When Jesus had come down from the mountain, great crowds followed him; and there was a leper who came to him and knelt before him, saying, “Lord, if you choose, you can make me clean.” He stretched out his hand and touched him, saying, “I do choose. Be made clean!” Immediately his leprosy was cleansed. Then Jesus said to him, “See that you say nothing to anyone; but go, show yourself to the priest, and offer the gift that Moses commanded, as a testimony to them.”
New Revised Standard Version, copyright 1989, by the National Council of the Churches of Christ in the United States of America. Used by permission. All rights reserved. USCCB approved.
The English teachers at my Jesuit high school had a maxim for descriptive writing: “Show, don’t tell.” Instead of writing, “Mr. Gibson looked tired,” one might show how Mr. Gibson looked: “Wrinkled bags hung under Mr. Gibson’s eyes.” Such concrete language allows the reader to picture the scene and draw her own conclusions about Mr. Gibson.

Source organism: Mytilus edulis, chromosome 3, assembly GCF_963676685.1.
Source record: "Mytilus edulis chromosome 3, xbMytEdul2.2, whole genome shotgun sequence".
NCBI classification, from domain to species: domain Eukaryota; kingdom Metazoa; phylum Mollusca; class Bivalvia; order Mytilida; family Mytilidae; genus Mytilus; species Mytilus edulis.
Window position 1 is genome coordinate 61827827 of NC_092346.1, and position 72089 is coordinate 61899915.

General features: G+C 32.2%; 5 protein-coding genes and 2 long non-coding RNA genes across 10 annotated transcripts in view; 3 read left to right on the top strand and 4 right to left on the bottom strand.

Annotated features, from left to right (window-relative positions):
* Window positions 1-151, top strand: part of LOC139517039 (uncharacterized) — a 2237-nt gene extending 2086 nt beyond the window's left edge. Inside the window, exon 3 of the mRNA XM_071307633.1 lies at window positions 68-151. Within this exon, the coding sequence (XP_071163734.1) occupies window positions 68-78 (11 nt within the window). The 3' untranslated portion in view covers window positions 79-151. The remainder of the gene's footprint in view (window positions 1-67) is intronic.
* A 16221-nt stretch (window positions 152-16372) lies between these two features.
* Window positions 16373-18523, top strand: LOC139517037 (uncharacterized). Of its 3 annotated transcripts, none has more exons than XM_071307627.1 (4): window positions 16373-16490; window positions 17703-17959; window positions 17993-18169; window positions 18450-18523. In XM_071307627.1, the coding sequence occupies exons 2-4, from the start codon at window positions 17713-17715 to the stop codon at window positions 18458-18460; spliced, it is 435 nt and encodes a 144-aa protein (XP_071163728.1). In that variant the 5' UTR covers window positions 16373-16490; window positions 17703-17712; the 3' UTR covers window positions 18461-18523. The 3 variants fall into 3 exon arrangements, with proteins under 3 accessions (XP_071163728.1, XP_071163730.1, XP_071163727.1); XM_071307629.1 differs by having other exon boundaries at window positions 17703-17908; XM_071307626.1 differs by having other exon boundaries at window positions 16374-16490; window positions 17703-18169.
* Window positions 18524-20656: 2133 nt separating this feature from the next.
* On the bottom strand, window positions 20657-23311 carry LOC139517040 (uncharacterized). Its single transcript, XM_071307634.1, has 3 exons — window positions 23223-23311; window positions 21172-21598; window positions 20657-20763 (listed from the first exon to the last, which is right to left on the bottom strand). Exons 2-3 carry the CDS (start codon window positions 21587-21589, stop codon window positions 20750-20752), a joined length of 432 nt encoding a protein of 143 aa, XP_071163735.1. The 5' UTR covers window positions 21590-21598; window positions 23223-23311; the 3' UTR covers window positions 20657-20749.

Jesus gives similar instructions to the ex-leper in today’s Gospel: Show, don’t tell. The priest is likely skeptical about Jesus: Is Jesus actually holy, or just a troublemaker? So Jesus sends the leper not to tell the priest that Jesus is a good guy, but to “show [him]self to the priest.” Jesus, like a good writer, lets the details speak for themselves: A man’s skin, once covered in bulging bumps and rough scales, is now smooth as a baby’s bottom. What does that say about Jesus? You, like the priest, can decide.
Lord, by healing the man with leprosy and sending him to the priests, you allowed his life to be a witness to your healing power. May our lives also be witnesses of your love and grace to those we encounter.
—The Jesuit Prayer team